People like that need help and understanding, not jail time.
There again, some people (see certain comments above) also need to learn compassion and not think that because they are ok, everyone else is ok too...
Dear me, LL, why are you so hung up about my A Levels?
In any case, perhaps you can tell me how much money Gideon has borrowed since the Tories came to power? How much *further* in debt has he put us?
At least I have learned the difference between a deficit and a debt...
Now what was it someone said...?
> If people would refrain from ripping off the state and not paying taxes that they should and using dubious avoidance schemes, then nobody would need to be investigated.
Oh, and I see you've now gone back to your traditional "blame Labour" arguments...
Oh dear, LL, *who* is blaming the wrong people...?
"The Department for Work and Pensions estimates that £1.2bn was lost to benefits fraud in 2013/14, or 0.7 per cent of total benefits spending.
"That’s the same amount as the year before, it’s a lot less than is lost in other developed countries – according to this study – and it’s less than the £1.5bn NOT paid out to people who are eligible for various benefits but don’t claim them.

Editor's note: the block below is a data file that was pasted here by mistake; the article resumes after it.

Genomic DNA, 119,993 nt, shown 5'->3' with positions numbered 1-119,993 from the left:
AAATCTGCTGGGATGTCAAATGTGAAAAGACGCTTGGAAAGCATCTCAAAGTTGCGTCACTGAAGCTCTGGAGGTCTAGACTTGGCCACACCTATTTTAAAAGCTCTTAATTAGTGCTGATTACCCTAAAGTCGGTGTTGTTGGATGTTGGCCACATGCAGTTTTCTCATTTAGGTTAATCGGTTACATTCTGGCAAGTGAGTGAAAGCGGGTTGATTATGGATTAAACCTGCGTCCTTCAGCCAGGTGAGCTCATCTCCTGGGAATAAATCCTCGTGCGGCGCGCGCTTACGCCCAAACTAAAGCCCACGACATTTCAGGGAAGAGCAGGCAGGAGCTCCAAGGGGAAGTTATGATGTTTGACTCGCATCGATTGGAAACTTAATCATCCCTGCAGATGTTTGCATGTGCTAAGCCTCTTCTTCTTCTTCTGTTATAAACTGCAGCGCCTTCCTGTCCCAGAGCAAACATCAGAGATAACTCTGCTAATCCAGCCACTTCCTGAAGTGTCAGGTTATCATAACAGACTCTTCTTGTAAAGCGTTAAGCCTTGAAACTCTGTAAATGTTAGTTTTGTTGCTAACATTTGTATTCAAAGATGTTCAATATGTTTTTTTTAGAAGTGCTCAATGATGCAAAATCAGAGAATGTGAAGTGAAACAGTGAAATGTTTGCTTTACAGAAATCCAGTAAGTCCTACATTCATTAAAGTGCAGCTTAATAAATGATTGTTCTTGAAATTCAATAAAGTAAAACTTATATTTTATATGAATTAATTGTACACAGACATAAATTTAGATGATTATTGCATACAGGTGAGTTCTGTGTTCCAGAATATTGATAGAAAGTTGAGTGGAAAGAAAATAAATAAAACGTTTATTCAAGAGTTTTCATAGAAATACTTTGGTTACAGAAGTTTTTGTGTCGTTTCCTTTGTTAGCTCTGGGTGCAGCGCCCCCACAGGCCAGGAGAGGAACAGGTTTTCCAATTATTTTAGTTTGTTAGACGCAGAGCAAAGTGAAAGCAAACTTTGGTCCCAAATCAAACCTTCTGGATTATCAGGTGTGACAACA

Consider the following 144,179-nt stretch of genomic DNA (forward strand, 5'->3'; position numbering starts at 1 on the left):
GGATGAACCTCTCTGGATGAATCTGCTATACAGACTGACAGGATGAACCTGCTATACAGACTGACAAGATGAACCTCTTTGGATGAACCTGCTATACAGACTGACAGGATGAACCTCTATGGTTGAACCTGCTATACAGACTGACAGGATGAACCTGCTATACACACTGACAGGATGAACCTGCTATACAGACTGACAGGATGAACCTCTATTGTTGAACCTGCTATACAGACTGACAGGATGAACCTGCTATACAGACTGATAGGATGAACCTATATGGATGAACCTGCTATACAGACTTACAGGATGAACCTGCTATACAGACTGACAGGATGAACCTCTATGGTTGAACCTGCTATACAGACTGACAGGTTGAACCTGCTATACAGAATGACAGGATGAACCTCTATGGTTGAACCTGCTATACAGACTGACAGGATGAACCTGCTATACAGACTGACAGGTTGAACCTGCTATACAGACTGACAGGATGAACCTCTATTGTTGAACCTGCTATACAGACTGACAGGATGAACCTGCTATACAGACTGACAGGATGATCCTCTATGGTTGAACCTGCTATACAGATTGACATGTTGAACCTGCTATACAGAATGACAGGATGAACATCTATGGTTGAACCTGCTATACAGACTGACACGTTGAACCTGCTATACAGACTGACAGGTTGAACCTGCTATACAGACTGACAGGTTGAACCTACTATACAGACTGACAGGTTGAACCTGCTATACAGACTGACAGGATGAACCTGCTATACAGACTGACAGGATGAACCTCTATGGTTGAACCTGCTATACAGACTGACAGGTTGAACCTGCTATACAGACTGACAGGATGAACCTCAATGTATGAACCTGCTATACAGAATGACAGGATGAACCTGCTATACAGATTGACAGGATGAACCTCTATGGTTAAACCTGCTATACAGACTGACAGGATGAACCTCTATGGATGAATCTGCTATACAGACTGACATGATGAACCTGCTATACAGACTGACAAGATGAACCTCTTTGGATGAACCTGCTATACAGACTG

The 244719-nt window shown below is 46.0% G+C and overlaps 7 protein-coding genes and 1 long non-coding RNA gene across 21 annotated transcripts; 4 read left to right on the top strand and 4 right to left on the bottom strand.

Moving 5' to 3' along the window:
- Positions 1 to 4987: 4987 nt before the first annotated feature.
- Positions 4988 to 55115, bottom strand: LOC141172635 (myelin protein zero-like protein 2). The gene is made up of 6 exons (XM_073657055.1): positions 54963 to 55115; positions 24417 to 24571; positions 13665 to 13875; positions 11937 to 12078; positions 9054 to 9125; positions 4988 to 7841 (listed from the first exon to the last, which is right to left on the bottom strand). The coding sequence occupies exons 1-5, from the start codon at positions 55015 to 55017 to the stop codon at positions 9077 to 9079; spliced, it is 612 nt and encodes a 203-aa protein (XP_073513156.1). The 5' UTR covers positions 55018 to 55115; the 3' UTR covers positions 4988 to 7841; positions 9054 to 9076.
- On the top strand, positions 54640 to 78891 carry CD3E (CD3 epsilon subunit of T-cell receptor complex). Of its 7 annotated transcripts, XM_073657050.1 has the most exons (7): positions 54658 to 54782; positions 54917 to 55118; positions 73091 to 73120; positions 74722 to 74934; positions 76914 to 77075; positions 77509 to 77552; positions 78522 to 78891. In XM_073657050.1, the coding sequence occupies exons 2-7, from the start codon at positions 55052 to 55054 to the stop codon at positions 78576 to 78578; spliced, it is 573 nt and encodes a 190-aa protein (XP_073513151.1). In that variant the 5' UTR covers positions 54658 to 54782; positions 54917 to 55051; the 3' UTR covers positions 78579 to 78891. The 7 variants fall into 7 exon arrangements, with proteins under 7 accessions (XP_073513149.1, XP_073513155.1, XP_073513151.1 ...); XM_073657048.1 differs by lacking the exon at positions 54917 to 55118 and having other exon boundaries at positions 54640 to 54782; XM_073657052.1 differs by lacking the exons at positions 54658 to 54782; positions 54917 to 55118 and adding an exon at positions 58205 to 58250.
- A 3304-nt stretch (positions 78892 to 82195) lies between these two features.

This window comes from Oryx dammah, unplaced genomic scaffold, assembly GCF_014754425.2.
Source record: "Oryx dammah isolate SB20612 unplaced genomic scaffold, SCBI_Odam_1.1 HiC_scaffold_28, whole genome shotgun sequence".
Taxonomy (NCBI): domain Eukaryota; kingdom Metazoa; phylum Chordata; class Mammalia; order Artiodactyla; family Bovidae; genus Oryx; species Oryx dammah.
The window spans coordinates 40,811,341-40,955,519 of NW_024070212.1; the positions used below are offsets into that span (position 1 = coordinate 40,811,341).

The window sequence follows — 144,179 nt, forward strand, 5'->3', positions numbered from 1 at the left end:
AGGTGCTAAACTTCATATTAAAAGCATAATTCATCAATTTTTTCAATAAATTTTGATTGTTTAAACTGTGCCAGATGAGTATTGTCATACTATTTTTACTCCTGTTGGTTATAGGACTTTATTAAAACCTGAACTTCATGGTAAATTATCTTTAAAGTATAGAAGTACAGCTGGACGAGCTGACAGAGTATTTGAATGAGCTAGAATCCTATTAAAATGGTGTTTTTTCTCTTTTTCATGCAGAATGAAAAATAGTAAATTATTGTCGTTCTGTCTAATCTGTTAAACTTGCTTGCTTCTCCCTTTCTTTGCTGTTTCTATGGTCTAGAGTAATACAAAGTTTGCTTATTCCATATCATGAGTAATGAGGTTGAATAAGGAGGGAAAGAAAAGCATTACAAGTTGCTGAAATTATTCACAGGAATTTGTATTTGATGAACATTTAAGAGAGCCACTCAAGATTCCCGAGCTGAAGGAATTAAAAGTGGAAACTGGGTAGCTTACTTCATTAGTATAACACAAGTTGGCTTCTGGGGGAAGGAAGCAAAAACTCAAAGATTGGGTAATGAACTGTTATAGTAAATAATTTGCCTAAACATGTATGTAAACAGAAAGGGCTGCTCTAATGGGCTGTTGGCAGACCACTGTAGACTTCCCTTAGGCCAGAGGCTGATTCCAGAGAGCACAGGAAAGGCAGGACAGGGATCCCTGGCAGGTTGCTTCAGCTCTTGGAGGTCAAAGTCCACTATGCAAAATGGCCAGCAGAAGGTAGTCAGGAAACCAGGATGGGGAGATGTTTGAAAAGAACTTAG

"By contrast, HMRC’s most recent estimate of the annual “tax gap” – the money lost to the state through people not paying as much as they should – was £34bn."
And, of course, it was those pesky benefits claimaints who crashed the banking system and made us have to pay out £850 billion pounds to sort out that mess!
...the man whose department has instigated benefit sanctions against people who have been declared as "fit for work" and who then, inconveniently, died not long after.
And, of course, that same department who is now asking terminally ill people when the expect to die before they can claim the benefits they're due.
Clearly he is just improving the gene pool by eliminating the weakest in society...
"... and has to reguarly pay to renew, even though they don't do anything with them, in an effort to stop people profiting from its name"
... Which one is that?
The one that looks like a 3 1/2" floppy disk.
... What's one of those...?
If it's good enough for Iain Duncan Smith...
> We just need to leave all the politicians, bureaucrats, religion and lawyers behind when we do leave.